Remains Found at Scene of Mt. Washington Fire

January 26, 2017 by · Leave a Comment 

A demolition contractor notified authorities Wednesday of the discovery of what are believed to be human remains at the scene of an Oct. 20 fire-gutted Mount Washington mansion.

The remains may be that of the 84-year-old homeowner thought to have died in the blaze in the 9,100-square foot hillside home in the 4000 block of Sea View Avenue.

His housemates speculated that the man may have gone back inside the burning home in hopes of rescuing several puppies and a cat.

The Los Angeles Fire Department will assist the Los Angeles Police Department and the coroner’s office as needed in the recovery effort and ongoing investigation, said the LAFD’s Brian Humphrey.

In the wake of the blaze, the LAFD, in collaboration with numerous city and county agencies and private crane contractors, “conducted a painstaking and methodical search’’ for human remains, but did not find anything, LAFD spokesman Peter Sanders said last fall.

The flames effectively razed the home, with interior floors collapsing and leaving the structure a smoldering shell of a building.

It took firefighters about three hours to extinguish the flames, but the building continued to smolder. Some neighboring homes also sustained damage from the fire and heat.

A 74-year-old woman was taken to a hospital for treatment of smoke inhalation.

Southwest Museum Named ‘National Treasure’

January 22, 2015 by · 1 Comment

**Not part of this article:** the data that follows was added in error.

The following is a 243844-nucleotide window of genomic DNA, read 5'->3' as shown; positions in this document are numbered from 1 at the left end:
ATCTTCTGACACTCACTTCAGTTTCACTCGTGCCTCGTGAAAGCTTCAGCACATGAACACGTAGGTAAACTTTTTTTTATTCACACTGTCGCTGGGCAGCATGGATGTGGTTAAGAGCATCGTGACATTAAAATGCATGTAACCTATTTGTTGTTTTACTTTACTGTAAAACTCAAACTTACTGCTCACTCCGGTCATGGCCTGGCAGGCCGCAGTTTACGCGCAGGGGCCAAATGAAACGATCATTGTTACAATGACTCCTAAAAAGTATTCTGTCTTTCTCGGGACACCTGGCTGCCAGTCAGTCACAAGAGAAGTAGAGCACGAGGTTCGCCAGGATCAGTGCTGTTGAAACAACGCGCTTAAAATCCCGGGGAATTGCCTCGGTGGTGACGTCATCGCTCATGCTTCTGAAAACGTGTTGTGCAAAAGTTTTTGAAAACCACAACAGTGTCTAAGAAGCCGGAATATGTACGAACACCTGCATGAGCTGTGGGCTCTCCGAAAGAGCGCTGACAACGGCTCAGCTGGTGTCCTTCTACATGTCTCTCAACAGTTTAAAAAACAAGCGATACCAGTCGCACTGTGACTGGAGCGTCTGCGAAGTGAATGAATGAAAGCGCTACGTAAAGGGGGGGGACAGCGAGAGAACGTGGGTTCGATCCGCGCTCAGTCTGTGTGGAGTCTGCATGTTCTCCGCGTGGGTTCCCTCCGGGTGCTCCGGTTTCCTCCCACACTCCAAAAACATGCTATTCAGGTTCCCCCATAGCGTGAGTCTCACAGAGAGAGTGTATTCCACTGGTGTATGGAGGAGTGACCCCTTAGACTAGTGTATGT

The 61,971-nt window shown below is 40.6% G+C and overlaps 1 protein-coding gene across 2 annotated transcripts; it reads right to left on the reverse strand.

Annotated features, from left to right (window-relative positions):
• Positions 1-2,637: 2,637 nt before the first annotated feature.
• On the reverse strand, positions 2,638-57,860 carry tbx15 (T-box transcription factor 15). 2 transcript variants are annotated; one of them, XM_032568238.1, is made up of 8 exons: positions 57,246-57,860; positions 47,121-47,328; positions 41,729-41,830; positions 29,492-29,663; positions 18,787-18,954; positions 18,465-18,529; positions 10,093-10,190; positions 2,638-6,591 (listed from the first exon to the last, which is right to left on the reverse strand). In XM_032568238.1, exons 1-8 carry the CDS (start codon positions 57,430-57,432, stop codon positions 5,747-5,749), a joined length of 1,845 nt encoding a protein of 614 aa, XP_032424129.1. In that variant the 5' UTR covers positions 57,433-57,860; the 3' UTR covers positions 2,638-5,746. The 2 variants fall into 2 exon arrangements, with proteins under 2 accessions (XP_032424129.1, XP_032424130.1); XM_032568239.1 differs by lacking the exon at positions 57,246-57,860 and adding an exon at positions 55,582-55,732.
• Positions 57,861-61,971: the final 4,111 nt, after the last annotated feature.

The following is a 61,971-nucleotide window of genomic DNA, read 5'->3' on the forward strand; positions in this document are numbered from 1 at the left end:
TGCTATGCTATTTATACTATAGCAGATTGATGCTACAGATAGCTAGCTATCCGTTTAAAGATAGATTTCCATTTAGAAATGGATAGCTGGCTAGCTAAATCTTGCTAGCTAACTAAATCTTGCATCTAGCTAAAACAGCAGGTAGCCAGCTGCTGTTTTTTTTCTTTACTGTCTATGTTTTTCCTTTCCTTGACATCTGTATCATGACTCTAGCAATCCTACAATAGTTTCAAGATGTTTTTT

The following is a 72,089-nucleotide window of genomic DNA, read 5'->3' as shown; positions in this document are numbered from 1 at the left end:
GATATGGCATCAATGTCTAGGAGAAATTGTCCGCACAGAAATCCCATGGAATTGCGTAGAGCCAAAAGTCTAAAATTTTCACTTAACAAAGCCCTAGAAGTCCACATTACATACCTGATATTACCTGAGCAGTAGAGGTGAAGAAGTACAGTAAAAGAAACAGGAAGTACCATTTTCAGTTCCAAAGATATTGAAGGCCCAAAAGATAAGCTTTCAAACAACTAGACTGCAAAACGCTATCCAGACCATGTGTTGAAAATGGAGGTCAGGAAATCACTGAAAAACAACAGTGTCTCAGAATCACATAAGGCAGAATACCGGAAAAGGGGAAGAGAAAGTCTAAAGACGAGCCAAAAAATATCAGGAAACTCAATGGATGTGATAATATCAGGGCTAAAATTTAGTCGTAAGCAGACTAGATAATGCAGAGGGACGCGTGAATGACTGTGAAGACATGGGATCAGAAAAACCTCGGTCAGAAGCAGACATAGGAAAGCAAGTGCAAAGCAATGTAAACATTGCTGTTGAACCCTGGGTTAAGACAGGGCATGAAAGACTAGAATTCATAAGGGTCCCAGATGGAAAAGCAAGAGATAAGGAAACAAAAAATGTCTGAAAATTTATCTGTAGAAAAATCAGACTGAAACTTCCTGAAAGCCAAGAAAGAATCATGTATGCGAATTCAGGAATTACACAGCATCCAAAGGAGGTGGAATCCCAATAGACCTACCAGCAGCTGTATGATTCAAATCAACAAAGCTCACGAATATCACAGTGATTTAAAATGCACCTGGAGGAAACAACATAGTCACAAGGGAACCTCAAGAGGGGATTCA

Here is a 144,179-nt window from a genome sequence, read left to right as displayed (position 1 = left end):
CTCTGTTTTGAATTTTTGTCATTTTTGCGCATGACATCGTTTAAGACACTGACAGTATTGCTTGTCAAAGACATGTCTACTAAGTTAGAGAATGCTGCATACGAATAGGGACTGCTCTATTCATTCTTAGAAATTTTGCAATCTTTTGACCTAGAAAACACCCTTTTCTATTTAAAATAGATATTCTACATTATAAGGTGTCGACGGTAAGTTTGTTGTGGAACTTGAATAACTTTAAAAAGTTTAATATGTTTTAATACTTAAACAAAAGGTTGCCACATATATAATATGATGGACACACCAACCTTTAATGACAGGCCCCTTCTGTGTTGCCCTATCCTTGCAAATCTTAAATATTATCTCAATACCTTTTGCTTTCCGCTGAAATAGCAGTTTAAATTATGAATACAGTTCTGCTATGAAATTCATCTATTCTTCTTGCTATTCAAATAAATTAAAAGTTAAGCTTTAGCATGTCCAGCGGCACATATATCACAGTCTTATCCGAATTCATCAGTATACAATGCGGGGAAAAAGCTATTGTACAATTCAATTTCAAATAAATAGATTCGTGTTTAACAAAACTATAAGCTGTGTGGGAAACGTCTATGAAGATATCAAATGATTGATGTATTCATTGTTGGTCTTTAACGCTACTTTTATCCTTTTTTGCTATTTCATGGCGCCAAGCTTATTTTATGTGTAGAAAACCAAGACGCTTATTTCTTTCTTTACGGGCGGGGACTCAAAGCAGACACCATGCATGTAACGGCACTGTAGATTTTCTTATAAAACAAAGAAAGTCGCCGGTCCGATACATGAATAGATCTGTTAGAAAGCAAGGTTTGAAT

The city of Los Angeles’100-year-old Southwest Museum was named a “national treasure” today by the National Trust for Historic Preservation. The announcement was made at the museum’s Mount Washington location, making it one of just 55 such designations across the country.

What the designation means for the Southwest Museum in practical terms is not yet clear, however, it will open the door to valuable resources and alliances that could aid in securing the  museum’s future, and most importantly, its long term financial sustainability.

(EGP photo by Jacqueline Garcia)

(EGP photo by Jacqueline Garcia)

 

The National Trust for Historic Preservation — one of the nation’s leading private historic preservation groups — said today it plans to hold public outreach meetings to gather opinions on how best to use the museum site.

The Southwest Museum has been at the center of a near decade long feud between museum supporters and the Autry National Center of the American West, which took over management of the financially failing museum in 2003 as part of a merger agreement.

Southwest supporters say the Autry has not lived up to its “promise” to restore the facility so it could continue to operate as a fully functioning museum.

According to the Autry, they have invested over $14 million since taking over. Two-thirds of the investment has gone to conserving the Southwest’s extensive collection of Native American and early California artifacts and art – which has been removed from the site – and the remainder to renovations to stabilize the museum structure. But they say they cannot afford to operate the museum or pay the estimated $26 to $46 million cost to upgrade the Southwest to modern museum standards.